Among infants with a family history of autism, those later diagnosed with the condition have trouble holding up their head and grasping objects with their hands at 6 months of age. Researchers presented the unpublished results yesterday at the 2016 International Meeting for Autism Research in Baltimore.
The findings suggest that motor difficulties at 6 months of age predict later signs of autism, says Eve LeBarton, research coordinator in Rebecca Landa’s lab at the Kennedy Krieger Institute in Baltimore, who presented the work.
The researchers followed 104 infants who have older siblings with autism. These so-called ‘baby sibs’ are about 20 times more likely than average to be diagnosed with the condition. The researchers also followed 55 infants who have no family history of autism, considered to be at low risk.
When the children were 6 months old, the researchers evaluated their gross and fine motor skills using three items from the Peabody Developmental Motor Scales, a standardized test of motor development.
The researchers assessed gross motor skills by looking at how well the children kept their heads in line with their spines when pulling themselves up from lying down to a seated position. They gauged fine motor skills through the children’s ability to pick up a small toy block, as well as their ability to reach out and grasp a plastic ring handed to them by an adult.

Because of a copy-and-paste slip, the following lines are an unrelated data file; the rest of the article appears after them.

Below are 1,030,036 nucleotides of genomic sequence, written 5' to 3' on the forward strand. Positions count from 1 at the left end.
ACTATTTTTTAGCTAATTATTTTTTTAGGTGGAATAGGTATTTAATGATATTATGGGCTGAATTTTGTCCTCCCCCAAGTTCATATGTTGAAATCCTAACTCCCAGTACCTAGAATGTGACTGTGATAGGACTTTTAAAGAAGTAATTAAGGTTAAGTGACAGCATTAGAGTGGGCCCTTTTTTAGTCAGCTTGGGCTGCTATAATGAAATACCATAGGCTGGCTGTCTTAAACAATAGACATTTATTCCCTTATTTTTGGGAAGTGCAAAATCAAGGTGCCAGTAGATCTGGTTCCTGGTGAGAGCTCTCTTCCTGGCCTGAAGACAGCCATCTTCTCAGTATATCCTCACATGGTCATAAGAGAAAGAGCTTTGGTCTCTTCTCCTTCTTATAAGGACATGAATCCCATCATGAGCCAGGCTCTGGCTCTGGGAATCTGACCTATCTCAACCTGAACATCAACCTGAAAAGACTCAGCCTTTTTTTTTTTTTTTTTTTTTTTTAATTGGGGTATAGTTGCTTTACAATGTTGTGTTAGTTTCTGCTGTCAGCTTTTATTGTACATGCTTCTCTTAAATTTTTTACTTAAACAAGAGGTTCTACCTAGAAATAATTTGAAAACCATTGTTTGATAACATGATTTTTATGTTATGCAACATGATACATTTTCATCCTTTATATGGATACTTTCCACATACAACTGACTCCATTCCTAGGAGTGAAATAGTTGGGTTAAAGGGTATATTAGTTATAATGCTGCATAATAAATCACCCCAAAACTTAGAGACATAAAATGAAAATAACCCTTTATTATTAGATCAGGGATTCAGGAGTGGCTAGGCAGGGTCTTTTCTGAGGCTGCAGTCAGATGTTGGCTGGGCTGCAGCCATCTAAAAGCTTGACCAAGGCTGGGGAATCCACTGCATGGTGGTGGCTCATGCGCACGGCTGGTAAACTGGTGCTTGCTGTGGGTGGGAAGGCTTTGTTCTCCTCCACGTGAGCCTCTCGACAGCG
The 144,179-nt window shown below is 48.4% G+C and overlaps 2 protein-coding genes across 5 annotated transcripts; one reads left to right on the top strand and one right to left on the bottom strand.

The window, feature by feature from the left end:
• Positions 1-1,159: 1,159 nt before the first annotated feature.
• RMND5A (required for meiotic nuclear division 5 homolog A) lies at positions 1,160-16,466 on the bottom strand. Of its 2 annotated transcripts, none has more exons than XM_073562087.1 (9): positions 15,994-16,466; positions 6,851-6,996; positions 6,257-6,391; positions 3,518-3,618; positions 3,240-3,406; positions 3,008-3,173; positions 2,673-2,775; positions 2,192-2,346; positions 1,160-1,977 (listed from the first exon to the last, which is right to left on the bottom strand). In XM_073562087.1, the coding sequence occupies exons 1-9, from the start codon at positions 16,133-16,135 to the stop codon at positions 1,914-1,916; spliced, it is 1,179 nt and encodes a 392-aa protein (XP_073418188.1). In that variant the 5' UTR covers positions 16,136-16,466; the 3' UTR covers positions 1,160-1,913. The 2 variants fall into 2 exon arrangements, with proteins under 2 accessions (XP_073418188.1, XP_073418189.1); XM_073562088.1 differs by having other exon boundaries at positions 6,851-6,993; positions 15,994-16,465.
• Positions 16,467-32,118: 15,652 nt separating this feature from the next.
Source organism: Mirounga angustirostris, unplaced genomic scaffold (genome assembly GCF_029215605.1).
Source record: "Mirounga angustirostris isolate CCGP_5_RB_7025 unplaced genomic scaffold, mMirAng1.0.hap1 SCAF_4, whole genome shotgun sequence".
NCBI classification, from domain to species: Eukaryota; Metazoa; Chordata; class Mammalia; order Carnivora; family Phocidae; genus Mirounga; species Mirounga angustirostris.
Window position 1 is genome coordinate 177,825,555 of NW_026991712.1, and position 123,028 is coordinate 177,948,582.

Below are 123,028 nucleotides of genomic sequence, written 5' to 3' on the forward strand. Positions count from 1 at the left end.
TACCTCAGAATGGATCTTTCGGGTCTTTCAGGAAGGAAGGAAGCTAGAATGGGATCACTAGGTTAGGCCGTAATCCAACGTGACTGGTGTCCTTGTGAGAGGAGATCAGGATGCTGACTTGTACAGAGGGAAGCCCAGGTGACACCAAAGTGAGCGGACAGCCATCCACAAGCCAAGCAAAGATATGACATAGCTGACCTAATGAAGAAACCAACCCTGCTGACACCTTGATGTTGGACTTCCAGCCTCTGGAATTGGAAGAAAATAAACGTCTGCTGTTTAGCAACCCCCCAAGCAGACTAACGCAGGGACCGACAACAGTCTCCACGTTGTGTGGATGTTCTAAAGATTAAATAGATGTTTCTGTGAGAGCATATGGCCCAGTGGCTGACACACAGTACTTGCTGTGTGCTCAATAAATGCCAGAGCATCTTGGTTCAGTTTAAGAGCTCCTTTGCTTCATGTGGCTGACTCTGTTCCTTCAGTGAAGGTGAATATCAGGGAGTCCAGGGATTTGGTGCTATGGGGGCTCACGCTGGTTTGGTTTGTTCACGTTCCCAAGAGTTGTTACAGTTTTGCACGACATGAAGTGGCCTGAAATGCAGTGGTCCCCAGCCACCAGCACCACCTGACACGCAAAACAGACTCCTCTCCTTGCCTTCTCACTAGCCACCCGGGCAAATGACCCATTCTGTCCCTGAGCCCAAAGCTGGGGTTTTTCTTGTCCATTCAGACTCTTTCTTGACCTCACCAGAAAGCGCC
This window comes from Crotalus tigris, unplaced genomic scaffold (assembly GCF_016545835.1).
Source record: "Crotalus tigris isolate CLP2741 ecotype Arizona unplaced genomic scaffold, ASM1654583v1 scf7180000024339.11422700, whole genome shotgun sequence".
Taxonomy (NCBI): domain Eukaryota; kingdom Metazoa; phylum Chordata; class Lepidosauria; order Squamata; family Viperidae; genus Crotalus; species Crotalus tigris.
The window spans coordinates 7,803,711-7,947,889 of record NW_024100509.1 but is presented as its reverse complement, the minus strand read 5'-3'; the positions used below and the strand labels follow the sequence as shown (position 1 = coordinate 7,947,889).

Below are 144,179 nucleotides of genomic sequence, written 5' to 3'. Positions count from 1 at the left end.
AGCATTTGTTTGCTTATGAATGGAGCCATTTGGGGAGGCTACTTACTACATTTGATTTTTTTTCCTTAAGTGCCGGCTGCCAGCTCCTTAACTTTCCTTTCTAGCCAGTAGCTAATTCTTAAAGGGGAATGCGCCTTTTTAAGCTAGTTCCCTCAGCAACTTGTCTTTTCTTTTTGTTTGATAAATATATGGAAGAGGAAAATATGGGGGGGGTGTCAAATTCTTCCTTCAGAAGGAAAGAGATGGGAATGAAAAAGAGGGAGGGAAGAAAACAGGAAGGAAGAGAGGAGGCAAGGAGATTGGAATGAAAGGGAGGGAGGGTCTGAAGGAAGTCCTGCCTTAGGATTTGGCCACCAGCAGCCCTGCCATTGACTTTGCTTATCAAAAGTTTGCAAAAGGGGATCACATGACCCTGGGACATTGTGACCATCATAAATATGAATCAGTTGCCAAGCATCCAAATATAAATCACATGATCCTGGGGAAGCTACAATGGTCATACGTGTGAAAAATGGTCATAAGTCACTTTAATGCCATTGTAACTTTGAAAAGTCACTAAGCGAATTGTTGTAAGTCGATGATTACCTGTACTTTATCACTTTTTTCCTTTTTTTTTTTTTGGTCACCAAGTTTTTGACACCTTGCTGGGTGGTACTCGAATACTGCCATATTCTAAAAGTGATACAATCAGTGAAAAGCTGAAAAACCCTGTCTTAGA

Regardless of later diagnosis, babies who have siblings with autism show poorer performance as a group on all three tasks than do those with no family history of the condition. For example, their heads lag when they pull themselves up to sit, they tend to grasp a block with their entire palm instead of positioning their fingers opposite their thumb on the object and, when grasping the ring, they tend to not fully extend their arms.
The researchers also measured autism symptom levels in 74 baby sibs and 45 low-risk infants at 6 months. They found that as a group, the baby sibs show more features of autism than the low-risk infants do.
What’s more, babies who have the most head lag and difficulty grasping blocks tend to have the most autism traits. This finding suggests a possible link between motor difficulties and autism symptom severity during infancy.
As the children in the study reach 24 months of age, the researchers evaluate them for autism. Of the 49 baby sibs evaluated so far, 11 have been diagnosed with autism. By contrast, none of the 25 low-risk infants evaluated have been diagnosed with the condition.
The children later diagnosed with autism had lower scores on all three motor tests at 6 months of age than did either the baby sibs without autism or those in the low-risk group.
The findings are preliminary, given the small number of children diagnosed so far, says LeBarton.
Previous studies have hinted that motor problems in infancy contribute to features of autism or even delays in other areas of development. The new study is more tentative. “Our study falls short of saying anything about causality,” LeBarton says. “We’re merely saying that there are early difficulties.”
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